Island on the Edge: An Environmental Catastrophe Is Unfolding on Christmas Island, the Site of Australia's Latest Suspected Mammal Extinction. the Unique Wildlife of the Island Is Struggling to Cope with the Impact of Humans and Introduced Pests

By Gilligan, Justin | Ecos, February-March 2011 | Go to article overview

Island on the Edge: An Environmental Catastrophe Is Unfolding on Christmas Island, the Site of Australia's Latest Suspected Mammal Extinction. the Unique Wildlife of the Island Is Struggling to Cope with the Impact of Humans and Introduced Pests


Gilligan, Justin, Ecos


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To most Australians, the name Christmas Island is synonymous with its offshore immigration detention centre, and the desperate attempts by asylum seekers to reach Australian soil in crowded, unseaworthy vessels.

But there is another, less well-known story from this jungle-clad outpost of Australia that is just as controversial. Over the past few years, Christmas Island has witnessed an exponential loss of endemic species--those found nowhere else in the world--despite the fact that 63 per cent of its 135 square kilometres is protected as national park. The unique biogeography and remoteness of the island--an isolated volcanic peak in the northern Indian Ocean that is closer to Indonesia than Australia--has intensified the environmental impacts of more than a century of phosphate mining, the introduction of invasive species and an overcrowded detention centre.

'No simple solutions'

Evidence of Christmas Island's rich biodiversity can still be seen, from the lush crown of rainforest to the surrounding deep blue waters of the Indian Ocean. Within the forest, endangered seabirds such as Abbott's booby (Papasula abbotti) feed their young, land crabs scuttle through the leaf litter, and freshwater springs snake through the porous limestone subsoil. Seawards, the thin ribbon of coral reef encircling the island is home to endemic marine fish hybrids, and majestic whale sharks (Rhincodon typus).

Since humans first built permanent settlements about 120 years ago, the island's flora and fauna have faced a growing number of threats, culminating in a wave of extinctions and species declines from the 1980s onwards. The Christmas Island National Park was declared in 1980, with the central aim of protecting and maintaining the island's biological diversity.

Australia's Director of National Parks coordinated an audit of the island's biodiversity between 2003 and 2007. The ensuing Christmas Island Biodiversity Monitoring Program report (1) noted the island's biodiversity as internationally significant, with 253 endemic species, 167 of which have national conservation significance, and 110 that are listed as 'protected' under the Environmental Protection and Biodiversity Conservation Act 1999 (EPBC Act). The report concluded that Christmas Island's biodiversity is 'unlikely to be matched by any other small island in Australia or any other national park in Australia'. But the report also raised concerns about the future, given that four of the island's five endemic mammal species are now extinct, seven endemic plant species have been lost forever, and the remaining populations of endemic reptiles are in rapid decline.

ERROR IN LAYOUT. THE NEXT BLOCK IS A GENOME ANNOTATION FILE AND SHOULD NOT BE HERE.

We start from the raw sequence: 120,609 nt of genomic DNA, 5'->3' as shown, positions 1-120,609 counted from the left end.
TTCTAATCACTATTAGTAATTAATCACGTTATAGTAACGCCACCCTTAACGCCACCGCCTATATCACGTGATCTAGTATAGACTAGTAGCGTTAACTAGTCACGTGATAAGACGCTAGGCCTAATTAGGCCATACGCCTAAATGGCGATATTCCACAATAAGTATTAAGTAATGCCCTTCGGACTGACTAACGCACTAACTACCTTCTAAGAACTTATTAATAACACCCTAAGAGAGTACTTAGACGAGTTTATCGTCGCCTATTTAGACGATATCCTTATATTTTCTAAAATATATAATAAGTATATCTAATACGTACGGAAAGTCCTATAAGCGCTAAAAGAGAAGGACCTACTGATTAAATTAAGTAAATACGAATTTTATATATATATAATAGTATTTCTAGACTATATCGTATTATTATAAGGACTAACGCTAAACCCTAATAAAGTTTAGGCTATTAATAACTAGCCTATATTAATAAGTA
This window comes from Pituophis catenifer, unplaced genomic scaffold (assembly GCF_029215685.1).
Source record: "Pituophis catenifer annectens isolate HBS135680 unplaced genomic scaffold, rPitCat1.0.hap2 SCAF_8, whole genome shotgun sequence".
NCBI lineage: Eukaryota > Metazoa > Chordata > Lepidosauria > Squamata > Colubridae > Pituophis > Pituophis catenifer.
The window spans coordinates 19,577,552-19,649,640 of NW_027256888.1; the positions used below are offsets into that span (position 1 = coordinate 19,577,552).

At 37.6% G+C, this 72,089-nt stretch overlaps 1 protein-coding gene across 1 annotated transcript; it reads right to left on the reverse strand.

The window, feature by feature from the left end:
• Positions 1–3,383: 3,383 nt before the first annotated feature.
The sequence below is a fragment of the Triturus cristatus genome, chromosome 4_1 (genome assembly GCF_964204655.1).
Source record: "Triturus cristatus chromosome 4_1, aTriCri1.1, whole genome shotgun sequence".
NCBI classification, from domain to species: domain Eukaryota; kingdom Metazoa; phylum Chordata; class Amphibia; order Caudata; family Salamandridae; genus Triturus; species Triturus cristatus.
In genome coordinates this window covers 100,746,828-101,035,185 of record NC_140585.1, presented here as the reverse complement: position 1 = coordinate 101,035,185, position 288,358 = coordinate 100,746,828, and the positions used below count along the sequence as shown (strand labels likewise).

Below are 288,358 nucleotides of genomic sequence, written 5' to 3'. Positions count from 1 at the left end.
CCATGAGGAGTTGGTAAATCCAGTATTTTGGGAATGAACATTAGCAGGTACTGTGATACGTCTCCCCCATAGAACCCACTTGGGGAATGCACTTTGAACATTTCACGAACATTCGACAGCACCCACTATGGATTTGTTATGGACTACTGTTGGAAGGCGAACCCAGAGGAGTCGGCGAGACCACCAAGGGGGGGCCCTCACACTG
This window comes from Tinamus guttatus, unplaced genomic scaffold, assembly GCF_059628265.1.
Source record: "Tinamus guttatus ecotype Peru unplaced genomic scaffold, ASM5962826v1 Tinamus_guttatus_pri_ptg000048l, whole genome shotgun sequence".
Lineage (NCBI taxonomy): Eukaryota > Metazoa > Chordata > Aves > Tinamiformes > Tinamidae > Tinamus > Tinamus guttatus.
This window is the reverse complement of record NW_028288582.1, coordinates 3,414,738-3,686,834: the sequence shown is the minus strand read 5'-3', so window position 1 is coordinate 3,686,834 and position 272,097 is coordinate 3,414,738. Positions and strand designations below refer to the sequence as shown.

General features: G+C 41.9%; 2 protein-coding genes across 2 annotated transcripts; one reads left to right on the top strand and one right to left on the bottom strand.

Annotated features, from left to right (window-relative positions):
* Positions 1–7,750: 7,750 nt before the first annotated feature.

In response to the biodiversity audit, a Christmas Island Expert Working Group published a report (2) in September 2010, which asserted that 'the conservation problems on Christmas Island are pervasive, chronic and increasing and, unfortunately, will not have simple solutions.'

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Unfortunately, as the Expert Working Group pointed out, the island's national park recovery and conservation management plans have been poorly implemented, if at all, and have proved inadequate. A lack of staff and funding, combined with the island's complex governance--which includes various federal, state and private agencies--has further hindered conservation management efforts.

Phosphate mining impacts

The Christmas Island phosphate mine has had the greatest single impact on biodiversity. Since mining for phosphate--widely used in fertilisers--began in the 1890s, around a quarter of the island's rainforest has been cleared. Abandoned mine areas are barren and infested with introduced weeds.

To address this problem, Parks Australia has established the Christmas Island Minesite to Forest Rehabilitation Program, aimed at restoring natural vegetation in previously mined leases. According to Christmas Island National Park Manager, Mr Mike Misso, the program has been a success. …

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Island on the Edge: An Environmental Catastrophe Is Unfolding on Christmas Island, the Site of Australia's Latest Suspected Mammal Extinction. the Unique Wildlife of the Island Is Struggling to Cope with the Impact of Humans and Introduced Pests
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